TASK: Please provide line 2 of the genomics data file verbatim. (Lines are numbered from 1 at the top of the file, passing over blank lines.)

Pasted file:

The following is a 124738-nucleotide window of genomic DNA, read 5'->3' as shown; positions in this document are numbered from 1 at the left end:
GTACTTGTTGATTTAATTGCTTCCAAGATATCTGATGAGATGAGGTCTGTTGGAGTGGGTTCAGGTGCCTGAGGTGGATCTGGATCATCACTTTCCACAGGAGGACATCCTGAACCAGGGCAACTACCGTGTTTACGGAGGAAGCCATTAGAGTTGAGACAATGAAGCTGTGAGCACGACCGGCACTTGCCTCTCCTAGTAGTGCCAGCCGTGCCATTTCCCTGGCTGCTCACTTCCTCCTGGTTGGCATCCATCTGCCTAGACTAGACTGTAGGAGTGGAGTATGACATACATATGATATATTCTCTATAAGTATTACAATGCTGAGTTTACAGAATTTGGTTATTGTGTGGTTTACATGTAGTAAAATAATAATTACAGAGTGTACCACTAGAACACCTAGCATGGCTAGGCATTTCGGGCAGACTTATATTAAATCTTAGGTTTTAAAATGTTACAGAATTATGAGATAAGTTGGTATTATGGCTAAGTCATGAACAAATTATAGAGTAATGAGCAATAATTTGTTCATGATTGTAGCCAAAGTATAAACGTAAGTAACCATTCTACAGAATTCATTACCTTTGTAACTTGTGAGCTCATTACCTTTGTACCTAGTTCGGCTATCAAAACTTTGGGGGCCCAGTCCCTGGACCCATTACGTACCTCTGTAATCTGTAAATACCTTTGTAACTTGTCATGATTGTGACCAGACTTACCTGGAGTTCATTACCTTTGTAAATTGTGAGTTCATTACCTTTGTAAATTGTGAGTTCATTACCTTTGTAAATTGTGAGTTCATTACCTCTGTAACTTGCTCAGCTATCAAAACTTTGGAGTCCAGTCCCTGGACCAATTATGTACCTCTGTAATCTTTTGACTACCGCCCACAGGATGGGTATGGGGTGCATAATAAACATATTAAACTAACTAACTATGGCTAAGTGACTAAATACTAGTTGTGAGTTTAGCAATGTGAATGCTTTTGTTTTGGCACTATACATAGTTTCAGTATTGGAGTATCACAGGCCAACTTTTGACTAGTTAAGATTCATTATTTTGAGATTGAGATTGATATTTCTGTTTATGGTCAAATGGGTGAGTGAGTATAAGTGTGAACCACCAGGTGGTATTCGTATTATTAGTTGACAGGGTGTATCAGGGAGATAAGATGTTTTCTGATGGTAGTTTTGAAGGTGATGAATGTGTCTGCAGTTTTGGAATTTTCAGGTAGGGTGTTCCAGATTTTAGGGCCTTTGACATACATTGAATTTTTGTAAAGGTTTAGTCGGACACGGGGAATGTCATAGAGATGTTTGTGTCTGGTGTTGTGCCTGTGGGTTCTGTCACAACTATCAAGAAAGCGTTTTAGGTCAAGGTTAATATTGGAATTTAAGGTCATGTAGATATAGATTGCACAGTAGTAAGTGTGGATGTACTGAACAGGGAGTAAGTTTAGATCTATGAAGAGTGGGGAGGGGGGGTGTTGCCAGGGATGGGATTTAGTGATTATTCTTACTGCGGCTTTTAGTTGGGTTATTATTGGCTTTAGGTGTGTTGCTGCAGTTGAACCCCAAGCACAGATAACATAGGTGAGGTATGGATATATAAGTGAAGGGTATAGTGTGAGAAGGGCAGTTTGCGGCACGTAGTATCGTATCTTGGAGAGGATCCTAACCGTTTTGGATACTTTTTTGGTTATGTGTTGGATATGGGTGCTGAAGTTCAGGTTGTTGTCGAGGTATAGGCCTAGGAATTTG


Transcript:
GTACTTGTTGATTTAATTGCTTCCAAGATATCTGATGAGATGAGGTCTGTTGGAGTGGGTTCAGGTGCCTGAGGTGGATCTGGATCATCACTTTCCACAGGAGGACATCCTGAACCAGGGCAACTACCGTGTTTACGGAGGAAGCCATTAGAGTTGAGACAATGAAGCTGTGAGCACGACCGGCACTTGCCTCTCCTAGTAGTGCCAGCCGTGCCATTTCCCTGGCTGCTCACTTCCTCCTGGTTGGCATCCATCTGCCTAGACTAGACTGTAGGAGTGGAGTATGACATACATATGATATATTCTCTATAAGTATTACAATGCTGAGTTTACAGAATTTGGTTATTGTGTGGTTTACATGTAGTAAAATAATAATTACAGAGTGTACCACTAGAACACCTAGCATGGCTAGGCATTTCGGGCAGACTTATATTAAATCTTAGGTTTTAAAATGTTACAGAATTATGAGATAAGTTGGTATTATGGCTAAGTCATGAACAAATTATAGAGTAATGAGCAATAATTTGTTCATGATTGTAGCCAAAGTATAAACGTAAGTAACCATTCTACAGAATTCATTACCTTTGTAACTTGTGAGCTCATTACCTTTGTACCTAGTTCGGCTATCAAAACTTTGGGGGCCCAGTCCCTGGACCCATTACGTACCTCTGTAATCTGTAAATACCTTTGTAACTTGTCATGATTGTGACCAGACTTACCTGGAGTTCATTACCTTTGTAAATTGTGAGTTCATTACCTTTGTAAATTGTGAGTTCATTACCTTTGTAAATTGTGAGTTCATTACCTCTGTAACTTGCTCAGCTATCAAAACTTTGGAGTCCAGTCCCTGGACCAATTATGTACCTCTGTAATCTTTTGACTACCGCCCACAGGATGGGTATGGGGTGCATAATAAACATATTAAACTAACTAACTATGGCTAAGTGACTAAATACTAGTTGTGAGTTTAGCAATGTGAATGCTTTTGTTTTGGCACTATACATAGTTTCAGTATTGGAGTATCACAGGCCAACTTTTGACTAGTTAAGATTCATTATTTTGAGATTGAGATTGATATTTCTGTTTATGGTCAAATGGGTGAGTGAGTATAAGTGTGAACCACCAGGTGGTATTCGTATTATTAGTTGACAGGGTGTATCAGGGAGATAAGATGTTTTCTGATGGTAGTTTTGAAGGTGATGAATGTGTCTGCAGTTTTGGAATTTTCAGGTAGGGTGTTCCAGATTTTAGGGCCTTTGACATACATTGAATTTTTGTAAAGGTTTAGTCGGACACGGGGAATGTCATAGAGATGTTTGTGTCTGGTGTTGTGCCTGTGGGTTCTGTCACAACTATCAAGAAAGCGTTTTAGGTCAAGGTTAATATTGGAATTTAAGGTCATGTAGATATAGATTGCACAGTAGTAAGTGTGGATGTACTGAACAGGGAGTAAGTTTAGATCTATGAAGAGTGGGGAGGGGGGGTGTTGCCAGGGATGGGATTTAGTGATTATTCTTACTGCGGCTTTTAGTTGGGTTATTATTGGCTTTAGGTGTGTTGCTGCAGTTGAACCCCAAGCACAGATAACATAGGTGAGGTATGGATATATAAGTGAAGGGTATAGTGTGAGAAGGGCAGTTTGCGGCACGTAGTATCGTATCTTGGAGAGGATCCTAACCGTTTTGGATACTTTTTTGGTTATGTGTTGGATATGGGTGCTGAAGTTCAGGTTGTTGTCGAGGTATAGGCCTAGGAATTTG